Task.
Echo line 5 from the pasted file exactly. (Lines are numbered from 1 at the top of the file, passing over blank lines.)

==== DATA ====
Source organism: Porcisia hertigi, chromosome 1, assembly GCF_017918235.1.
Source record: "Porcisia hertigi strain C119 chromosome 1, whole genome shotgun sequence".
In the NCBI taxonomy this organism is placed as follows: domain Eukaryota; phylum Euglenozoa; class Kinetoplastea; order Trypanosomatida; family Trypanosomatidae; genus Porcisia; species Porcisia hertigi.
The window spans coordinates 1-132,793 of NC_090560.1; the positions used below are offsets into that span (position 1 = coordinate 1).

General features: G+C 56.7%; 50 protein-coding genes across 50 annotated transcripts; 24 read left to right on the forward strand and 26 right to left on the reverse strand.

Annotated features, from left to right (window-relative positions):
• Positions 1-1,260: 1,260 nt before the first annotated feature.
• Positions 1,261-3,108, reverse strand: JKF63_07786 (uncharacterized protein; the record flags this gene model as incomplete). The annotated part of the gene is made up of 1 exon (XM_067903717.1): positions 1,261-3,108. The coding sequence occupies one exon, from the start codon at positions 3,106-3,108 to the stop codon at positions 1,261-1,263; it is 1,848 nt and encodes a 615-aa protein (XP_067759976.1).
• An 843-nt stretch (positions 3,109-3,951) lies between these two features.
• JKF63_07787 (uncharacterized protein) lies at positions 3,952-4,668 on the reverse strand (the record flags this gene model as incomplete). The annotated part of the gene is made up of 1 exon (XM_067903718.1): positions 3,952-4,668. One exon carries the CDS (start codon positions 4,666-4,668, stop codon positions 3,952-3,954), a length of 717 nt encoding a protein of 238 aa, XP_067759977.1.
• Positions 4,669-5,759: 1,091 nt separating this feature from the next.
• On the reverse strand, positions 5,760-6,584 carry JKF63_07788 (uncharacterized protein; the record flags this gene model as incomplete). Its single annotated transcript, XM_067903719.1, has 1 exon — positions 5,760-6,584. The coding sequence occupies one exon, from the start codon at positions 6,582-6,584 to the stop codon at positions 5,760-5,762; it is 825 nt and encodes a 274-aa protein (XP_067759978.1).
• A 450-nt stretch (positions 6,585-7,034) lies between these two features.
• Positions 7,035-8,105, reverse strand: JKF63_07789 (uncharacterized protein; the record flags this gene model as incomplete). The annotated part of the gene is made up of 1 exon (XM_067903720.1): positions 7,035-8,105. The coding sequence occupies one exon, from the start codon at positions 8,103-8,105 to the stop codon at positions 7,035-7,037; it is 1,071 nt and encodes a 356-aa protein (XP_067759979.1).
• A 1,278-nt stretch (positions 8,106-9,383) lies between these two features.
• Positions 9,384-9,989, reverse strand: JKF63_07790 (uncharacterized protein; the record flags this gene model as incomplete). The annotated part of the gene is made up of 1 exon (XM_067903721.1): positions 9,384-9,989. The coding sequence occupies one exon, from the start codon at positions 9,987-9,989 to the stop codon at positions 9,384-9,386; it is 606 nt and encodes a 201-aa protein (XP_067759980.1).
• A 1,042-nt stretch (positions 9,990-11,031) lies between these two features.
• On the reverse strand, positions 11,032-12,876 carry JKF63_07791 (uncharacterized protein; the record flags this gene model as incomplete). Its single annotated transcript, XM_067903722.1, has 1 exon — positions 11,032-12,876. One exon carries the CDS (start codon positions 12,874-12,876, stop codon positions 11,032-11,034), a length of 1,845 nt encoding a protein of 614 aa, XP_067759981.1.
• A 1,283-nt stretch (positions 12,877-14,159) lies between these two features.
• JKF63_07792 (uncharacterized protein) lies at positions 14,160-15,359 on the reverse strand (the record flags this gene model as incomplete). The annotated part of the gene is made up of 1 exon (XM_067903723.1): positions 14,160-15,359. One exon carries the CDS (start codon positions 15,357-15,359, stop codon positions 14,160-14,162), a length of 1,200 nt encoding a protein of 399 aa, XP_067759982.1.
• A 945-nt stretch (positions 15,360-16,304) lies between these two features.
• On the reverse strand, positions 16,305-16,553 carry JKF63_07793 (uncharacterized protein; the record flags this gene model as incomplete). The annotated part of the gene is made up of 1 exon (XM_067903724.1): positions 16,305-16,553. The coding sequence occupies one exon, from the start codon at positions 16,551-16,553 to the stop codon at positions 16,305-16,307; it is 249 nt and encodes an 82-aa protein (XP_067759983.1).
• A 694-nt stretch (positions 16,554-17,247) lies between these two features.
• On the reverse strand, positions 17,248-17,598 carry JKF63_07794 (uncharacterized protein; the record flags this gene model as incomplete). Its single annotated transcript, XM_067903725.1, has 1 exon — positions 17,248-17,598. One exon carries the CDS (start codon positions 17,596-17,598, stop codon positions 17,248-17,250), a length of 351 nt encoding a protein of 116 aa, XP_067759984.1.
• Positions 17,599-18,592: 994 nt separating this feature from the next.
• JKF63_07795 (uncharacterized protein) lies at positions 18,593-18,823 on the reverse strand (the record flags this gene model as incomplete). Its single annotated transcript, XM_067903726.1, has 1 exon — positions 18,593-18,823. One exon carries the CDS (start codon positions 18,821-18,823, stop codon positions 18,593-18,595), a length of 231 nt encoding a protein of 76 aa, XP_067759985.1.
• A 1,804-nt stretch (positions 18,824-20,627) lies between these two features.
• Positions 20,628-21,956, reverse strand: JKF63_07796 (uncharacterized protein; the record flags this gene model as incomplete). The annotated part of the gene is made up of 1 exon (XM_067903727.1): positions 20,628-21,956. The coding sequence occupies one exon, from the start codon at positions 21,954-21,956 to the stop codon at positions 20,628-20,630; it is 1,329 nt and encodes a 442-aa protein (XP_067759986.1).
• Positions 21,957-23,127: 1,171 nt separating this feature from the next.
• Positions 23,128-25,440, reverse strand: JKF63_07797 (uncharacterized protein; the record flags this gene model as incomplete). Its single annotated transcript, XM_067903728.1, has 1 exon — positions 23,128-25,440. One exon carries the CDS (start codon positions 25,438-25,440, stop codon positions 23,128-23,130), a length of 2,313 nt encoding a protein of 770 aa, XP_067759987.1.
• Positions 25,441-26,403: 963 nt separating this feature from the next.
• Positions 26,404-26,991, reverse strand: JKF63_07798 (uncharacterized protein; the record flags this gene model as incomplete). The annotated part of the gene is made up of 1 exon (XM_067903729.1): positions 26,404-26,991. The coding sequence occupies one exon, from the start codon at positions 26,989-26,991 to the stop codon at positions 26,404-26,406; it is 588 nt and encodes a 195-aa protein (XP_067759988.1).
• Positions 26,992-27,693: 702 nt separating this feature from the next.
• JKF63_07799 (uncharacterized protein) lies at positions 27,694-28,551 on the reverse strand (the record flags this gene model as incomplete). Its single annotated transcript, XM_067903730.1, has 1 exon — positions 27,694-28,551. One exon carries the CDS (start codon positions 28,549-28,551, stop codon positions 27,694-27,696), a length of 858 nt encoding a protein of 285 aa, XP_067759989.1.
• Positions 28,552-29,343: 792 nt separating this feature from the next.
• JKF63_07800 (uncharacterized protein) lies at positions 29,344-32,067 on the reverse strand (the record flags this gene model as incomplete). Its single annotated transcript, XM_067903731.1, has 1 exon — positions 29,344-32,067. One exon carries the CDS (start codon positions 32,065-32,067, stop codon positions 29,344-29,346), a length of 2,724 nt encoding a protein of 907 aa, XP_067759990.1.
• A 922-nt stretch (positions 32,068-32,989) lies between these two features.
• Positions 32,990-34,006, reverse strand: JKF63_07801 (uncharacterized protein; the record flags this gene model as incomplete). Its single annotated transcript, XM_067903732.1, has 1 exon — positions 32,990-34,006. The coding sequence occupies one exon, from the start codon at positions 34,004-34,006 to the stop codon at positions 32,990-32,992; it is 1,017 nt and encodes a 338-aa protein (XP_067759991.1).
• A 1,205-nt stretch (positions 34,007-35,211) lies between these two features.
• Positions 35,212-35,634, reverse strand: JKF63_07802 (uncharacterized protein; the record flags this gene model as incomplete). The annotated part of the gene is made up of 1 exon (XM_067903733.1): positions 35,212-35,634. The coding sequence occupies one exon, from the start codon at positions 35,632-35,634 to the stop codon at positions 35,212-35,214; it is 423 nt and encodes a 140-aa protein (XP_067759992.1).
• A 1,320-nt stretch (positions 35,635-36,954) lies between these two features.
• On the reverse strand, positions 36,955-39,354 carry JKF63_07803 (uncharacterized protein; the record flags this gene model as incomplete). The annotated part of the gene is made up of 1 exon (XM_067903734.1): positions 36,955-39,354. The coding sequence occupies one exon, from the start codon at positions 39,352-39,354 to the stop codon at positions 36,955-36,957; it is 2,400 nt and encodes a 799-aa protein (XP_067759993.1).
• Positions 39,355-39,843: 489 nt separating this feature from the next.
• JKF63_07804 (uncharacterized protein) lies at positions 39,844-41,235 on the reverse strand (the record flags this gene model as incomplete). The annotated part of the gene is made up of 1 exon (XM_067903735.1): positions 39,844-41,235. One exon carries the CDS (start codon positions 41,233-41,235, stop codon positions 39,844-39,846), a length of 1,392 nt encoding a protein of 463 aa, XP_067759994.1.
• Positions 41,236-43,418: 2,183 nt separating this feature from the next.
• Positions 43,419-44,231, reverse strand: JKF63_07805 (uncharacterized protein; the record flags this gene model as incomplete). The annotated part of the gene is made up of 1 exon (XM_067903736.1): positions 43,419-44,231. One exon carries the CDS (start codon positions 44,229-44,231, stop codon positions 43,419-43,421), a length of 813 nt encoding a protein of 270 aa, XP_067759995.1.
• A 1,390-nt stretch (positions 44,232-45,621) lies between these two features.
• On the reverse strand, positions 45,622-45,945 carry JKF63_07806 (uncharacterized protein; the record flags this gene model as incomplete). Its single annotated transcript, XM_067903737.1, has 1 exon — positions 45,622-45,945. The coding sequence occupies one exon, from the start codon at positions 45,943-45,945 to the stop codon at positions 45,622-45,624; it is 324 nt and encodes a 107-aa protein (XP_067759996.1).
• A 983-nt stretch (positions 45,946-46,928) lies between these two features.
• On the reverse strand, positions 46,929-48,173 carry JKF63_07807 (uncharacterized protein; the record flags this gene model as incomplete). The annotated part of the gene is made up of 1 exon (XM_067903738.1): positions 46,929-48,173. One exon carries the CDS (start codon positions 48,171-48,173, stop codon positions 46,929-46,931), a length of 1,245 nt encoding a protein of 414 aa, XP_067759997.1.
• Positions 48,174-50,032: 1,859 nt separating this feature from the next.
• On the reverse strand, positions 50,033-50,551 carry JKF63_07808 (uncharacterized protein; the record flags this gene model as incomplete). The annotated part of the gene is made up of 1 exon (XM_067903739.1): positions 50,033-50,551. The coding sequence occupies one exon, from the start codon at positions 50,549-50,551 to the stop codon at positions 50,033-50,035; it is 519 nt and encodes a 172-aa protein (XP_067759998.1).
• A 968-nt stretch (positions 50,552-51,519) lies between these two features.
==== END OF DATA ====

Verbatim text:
General features: G+C 56.7%; 50 protein-coding genes across 50 annotated transcripts; 24 read left to right on the forward strand and 26 right to left on the reverse strand.